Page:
King Corn is a feature documentary about two friends, one acre of corn, and the subsidized crop that drives our fast-food nation. In King Corn, Ian Cheney and Curt Ellis, best friends from ... See full summary »
There are still efficient ways to produce healthy fresh organic food in a time where most food is being mass produced by corporations in less than hygienic ways. Country farmers and urban farmers explain.
Ana Sofia Joanes
THE FUTURE OF FOOD offers an in-depth investigation into the disturbing truth behind the unlabeled, patented, genetically engineered foods that have quietly filled grocery store shelves for the past decade.
George W. Bush
A comedian replies to the "Super Size Me" crowd by losing weight on a fast-food diet while demonstrating that almost everything you think you know about the obesity "epidemic" and healthy eating is wrong.
Food Matter examines how the food we eat can help or hurt our health. Nutritionists, naturopaths, doctors, and journalists weigh in on topics organic food, food safety, raw foodism, and nutritional therapy.
THE CITY DARK is a feature documentary about the loss of night. After moving to NYC from rural Maine, filmmaker Ian Cheney asks a simple question - do we need the stars? - taking him from ... See full summary »
Vegucated is a guerrilla-style documentary that follows three meat- and cheese-loving New Yorkers who agree to adopt a vegan diet for six weeks and learn what it's all about. They have no ... See full summary »
Marisa Miller Wolfson
Marisa Miller Wolfson,
A fascinating look at how American agricultural policy and food culture developed in the 20th century, and how the California food movement rebelled against big agribusiness to launch the local organic food movement.
This documentary takes a piercing investigative look at the economic, political and ecological implications of the worldwide disappearance of the honeybee. The film examines our current ... See full summary »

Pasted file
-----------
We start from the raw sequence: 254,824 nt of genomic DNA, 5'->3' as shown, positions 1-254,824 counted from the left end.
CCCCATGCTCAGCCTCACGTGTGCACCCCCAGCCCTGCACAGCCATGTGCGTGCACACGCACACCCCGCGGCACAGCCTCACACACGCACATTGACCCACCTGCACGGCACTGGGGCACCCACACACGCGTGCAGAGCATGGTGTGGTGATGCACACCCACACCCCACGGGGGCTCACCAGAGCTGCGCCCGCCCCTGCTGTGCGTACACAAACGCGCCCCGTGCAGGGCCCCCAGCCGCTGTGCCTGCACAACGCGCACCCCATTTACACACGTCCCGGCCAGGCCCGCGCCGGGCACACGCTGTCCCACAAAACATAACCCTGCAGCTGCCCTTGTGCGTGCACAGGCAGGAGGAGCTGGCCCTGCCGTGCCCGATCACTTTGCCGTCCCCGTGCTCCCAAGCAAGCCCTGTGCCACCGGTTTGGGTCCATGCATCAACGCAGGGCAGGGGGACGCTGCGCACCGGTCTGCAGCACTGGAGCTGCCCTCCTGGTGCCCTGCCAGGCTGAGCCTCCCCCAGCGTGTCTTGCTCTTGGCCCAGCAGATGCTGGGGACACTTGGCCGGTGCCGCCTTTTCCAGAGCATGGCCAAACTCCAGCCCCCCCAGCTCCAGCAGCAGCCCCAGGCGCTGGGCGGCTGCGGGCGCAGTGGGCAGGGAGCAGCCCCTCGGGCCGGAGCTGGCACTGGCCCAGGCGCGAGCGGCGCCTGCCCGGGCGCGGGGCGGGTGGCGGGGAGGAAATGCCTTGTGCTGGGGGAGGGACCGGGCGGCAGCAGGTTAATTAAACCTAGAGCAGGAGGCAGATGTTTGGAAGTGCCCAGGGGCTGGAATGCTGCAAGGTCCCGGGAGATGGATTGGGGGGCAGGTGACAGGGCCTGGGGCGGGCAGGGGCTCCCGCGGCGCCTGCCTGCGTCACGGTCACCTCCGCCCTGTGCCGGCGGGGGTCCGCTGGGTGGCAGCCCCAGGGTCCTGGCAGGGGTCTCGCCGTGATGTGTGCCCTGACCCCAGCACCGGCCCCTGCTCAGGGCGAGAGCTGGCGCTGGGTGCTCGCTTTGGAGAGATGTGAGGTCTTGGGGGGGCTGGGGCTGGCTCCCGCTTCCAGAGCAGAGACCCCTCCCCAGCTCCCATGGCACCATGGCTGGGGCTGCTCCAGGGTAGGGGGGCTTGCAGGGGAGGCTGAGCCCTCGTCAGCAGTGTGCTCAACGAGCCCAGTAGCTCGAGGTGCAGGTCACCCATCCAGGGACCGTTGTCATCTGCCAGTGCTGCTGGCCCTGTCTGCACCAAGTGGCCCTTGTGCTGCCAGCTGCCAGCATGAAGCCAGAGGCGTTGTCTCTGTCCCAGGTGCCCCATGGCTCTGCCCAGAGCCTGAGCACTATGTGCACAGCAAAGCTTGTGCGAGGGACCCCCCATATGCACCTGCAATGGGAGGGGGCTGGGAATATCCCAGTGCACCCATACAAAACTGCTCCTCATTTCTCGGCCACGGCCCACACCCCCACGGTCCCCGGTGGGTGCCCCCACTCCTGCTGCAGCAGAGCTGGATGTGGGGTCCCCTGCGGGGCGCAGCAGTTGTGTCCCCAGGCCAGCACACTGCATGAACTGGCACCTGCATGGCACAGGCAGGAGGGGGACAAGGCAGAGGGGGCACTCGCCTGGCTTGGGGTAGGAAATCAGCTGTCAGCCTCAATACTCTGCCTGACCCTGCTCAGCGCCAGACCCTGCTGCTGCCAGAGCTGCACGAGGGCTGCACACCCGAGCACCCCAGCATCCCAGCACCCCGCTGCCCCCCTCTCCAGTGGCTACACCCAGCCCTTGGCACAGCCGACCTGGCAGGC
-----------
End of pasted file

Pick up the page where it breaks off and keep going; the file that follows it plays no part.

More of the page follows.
HUNGRY FOR CHANGE exposes shocking secrets the diet, weight loss and food industries don't want you to know about deceptive strategies designed to keep you coming back for more. Find out ... See full summary »
King Corn is a feature documentary about two friends, one acre of corn, and the subsidized crop that drives our fast-food nation. In King Corn, Ian Cheney and Curt Ellis, best friends from college on the east coast, move to the heartland to learn where their food comes from. With the help of friendly neighbors, genetically modified seeds, and powerful herbicides, they plant and grow a bumper crop of America's most-productive, most-subsidized grain on one acre of Iowa soil. But when they try to follow their pile of corn into the food system, what they find raises troubling questions about how we eat-and how we farm Written by
When my best friend Curtis and I graduated from college, we thought we were done with professors and were supposed to feel like we had our whole lives ahead of us.
But we just heard some disconcerting news: some day, we were going to die - and maybe sooner than we thought. The first time in American history, our generation was at risk of having a shorter life-span than our parents. And it was because of what we ate.
See more »
Removing the dubious conclusion, the work is excellent
King Corn is an excellent documentary of the entire process of the corn kennel, from its genetic origin to its final use in food. The young protagonists start out from their worry that the junk food they eat will make them live less years than the previous generation and use this energy to investigate the main column of American food which is corn. As they decide to grow an acre of corn in IOWA, they interview people from all stages of the process and make sure that their work is not seen as a all-out criticism of corn. Reading between the lines, you can conclude that although the corn subsidies have made food much cheaper for Americans, it has also reduced its quality. Of course, you have to figure that out yourself since they don't propose a solution.
However, they interview enough people to allow you to think. For example, when talking to a farmer that operates a cattle feed lot in which cows are given antibiotics so they can process the excessive amounts of corn that will make them fat, the man replies bluntly: "yeah, we can have our cows eat grass, but that would make it more expensive".
They also give a primer on high-fructose corn syrup, the preferred sugar in the USA food industry. Heck, it's sugar. But since it's so cheap, tons of food products contain it.
King Corn is an excellent movie for those who don't understand farm subsidies and why they were put in the first place. It's also very balanced and does not cast any of the participants as evildoers. It's just the final (baseball) scene that lets in their youth idealism and pretty much disowns the extensive work they did for the past hours.
4 of 6 people found this review helpful.
Was this review helpful to you?